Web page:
Most solutions for this problem require the expertise of an HVAC technician. But you can examine your system’s thermostat. If the thermostat has lost power, this could be the source of your problem, for example.

If your thermostat is battery powered, try changing the battery. Also, if you see a blank screen, check to see if a breaker has tripped. Worst case scenario, the thermostat is defective, in which case, you’d need to have the thermostat replaced.

  1. Thermostat Connection Is Faulty

The thermostat’s connection to the furnace and AC unit may become disconnected. Or the wiring from the thermostat to the units could short out.

In other words, your thermostat may be in “cool” mode, but their furnace and AC unit have no way of knowing that. This can trigger the heater to turn on. These shorts can be caused for some reasons. For example, water damage and even rodents can both cause a short. Ultimately, a heating and cooling expert can help you restore the connection.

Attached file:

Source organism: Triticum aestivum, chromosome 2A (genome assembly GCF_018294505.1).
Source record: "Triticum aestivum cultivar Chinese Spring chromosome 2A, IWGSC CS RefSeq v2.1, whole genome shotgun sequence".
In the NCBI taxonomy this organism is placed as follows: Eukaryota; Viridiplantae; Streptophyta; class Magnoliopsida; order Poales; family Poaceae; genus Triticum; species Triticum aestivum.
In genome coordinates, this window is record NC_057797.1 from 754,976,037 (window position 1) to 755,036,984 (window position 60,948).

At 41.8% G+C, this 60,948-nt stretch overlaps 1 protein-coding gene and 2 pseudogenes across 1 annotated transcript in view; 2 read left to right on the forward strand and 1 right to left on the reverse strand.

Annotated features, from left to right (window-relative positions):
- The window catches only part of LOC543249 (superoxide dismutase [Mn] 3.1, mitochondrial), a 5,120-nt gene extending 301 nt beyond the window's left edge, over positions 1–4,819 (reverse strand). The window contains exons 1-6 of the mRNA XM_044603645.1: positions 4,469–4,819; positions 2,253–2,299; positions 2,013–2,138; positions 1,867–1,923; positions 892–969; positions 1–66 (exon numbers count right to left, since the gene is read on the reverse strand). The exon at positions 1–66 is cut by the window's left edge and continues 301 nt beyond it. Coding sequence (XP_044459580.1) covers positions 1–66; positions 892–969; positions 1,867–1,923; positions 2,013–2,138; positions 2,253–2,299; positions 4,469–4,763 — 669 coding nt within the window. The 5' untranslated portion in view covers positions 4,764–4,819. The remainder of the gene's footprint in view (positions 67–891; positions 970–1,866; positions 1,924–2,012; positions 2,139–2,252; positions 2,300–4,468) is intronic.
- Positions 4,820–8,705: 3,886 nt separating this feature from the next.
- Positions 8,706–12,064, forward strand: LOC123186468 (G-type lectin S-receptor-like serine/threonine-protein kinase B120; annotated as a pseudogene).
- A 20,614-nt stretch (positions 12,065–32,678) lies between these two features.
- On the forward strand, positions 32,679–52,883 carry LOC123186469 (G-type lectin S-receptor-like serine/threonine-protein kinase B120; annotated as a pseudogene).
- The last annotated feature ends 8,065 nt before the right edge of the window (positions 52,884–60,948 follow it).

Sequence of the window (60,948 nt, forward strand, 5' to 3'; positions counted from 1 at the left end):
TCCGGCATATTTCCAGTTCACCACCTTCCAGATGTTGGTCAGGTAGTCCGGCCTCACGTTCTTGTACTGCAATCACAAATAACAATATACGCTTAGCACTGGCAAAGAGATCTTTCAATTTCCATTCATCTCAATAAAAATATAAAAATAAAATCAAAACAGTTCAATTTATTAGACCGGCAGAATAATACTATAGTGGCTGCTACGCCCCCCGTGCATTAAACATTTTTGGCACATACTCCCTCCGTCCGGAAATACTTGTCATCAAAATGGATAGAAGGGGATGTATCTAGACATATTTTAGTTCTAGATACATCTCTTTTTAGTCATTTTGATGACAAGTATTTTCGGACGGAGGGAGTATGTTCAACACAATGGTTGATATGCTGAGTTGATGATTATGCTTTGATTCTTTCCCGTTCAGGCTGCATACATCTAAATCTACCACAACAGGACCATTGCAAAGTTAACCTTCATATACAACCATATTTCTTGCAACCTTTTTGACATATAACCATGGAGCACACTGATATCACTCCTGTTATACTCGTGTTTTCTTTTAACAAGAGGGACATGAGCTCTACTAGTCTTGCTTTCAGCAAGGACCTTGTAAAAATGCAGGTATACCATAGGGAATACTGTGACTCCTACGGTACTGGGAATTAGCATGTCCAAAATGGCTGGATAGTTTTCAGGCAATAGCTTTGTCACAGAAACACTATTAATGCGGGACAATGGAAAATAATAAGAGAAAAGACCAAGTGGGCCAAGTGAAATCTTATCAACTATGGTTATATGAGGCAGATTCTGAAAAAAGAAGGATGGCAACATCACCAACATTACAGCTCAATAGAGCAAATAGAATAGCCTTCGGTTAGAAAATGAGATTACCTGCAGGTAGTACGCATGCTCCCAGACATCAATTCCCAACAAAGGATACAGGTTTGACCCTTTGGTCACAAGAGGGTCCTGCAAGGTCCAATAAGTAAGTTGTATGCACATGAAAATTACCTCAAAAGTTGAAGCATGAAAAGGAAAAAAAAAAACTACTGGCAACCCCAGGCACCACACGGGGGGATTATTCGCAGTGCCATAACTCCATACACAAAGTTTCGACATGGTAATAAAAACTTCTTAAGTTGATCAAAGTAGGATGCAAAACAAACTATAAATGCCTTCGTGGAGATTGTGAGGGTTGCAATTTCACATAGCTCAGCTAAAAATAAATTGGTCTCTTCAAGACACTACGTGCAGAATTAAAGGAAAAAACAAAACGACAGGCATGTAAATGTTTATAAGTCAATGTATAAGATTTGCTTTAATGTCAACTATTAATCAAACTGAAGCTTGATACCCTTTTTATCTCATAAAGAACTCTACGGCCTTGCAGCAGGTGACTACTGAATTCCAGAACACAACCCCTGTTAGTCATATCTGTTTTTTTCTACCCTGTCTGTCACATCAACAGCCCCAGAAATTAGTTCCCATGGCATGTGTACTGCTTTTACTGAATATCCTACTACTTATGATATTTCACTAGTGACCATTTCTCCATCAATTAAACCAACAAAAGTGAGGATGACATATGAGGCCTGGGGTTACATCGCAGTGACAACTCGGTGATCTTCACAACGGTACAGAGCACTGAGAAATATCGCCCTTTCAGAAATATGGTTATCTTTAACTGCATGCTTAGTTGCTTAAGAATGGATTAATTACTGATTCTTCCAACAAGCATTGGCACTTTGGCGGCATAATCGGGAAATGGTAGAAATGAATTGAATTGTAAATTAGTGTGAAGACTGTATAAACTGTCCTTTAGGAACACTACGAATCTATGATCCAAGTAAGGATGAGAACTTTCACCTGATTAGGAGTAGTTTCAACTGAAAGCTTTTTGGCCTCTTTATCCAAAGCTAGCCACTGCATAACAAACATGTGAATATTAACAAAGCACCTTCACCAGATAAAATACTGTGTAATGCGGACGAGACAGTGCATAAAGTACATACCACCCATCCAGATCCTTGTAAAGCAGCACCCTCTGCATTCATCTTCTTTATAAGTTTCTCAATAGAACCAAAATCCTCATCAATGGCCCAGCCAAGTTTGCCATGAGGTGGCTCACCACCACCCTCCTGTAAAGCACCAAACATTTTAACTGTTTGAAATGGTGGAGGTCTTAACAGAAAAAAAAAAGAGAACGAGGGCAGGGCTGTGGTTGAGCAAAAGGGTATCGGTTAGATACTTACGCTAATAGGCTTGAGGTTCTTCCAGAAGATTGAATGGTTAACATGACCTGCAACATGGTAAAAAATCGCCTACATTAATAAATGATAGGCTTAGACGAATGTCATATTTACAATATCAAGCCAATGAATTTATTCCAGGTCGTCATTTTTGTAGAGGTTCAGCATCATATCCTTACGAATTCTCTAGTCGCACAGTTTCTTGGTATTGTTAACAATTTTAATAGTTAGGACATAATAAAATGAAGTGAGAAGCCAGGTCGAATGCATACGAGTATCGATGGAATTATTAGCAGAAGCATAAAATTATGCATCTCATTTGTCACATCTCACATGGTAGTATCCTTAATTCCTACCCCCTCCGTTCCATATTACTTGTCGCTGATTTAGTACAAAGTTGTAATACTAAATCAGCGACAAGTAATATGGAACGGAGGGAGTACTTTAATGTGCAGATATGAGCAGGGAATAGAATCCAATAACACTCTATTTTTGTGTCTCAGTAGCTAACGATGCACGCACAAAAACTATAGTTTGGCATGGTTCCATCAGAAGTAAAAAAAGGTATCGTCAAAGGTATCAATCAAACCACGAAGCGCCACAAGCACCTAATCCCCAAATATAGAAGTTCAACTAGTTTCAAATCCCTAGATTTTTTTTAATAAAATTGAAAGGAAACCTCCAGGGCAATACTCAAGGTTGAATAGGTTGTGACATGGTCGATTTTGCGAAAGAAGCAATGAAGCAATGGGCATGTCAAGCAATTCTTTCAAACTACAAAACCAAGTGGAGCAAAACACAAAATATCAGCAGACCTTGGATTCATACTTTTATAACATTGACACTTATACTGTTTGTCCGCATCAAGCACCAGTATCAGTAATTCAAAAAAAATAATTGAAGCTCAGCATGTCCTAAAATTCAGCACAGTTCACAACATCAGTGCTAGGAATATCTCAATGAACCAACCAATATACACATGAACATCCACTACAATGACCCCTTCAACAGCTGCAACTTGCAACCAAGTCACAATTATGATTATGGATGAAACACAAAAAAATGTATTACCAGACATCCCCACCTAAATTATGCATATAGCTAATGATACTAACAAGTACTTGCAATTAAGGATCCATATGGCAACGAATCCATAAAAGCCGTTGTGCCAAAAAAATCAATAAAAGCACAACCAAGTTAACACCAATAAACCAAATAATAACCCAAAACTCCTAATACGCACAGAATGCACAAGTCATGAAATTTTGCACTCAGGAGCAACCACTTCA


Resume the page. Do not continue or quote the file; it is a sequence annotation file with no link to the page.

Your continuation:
1. Electrical Problems at the Furnace

Your AC and heater work in close cooperation together. In fact, even during summer, the blower within your furnace is responsible for circulating cold air throughout the home.

Inside the furnace though, there’s a complex network of wires and circuit boards. Over time, or due to water damage, these boards can malfunction and short out. And that’s a common cause of the heater issue.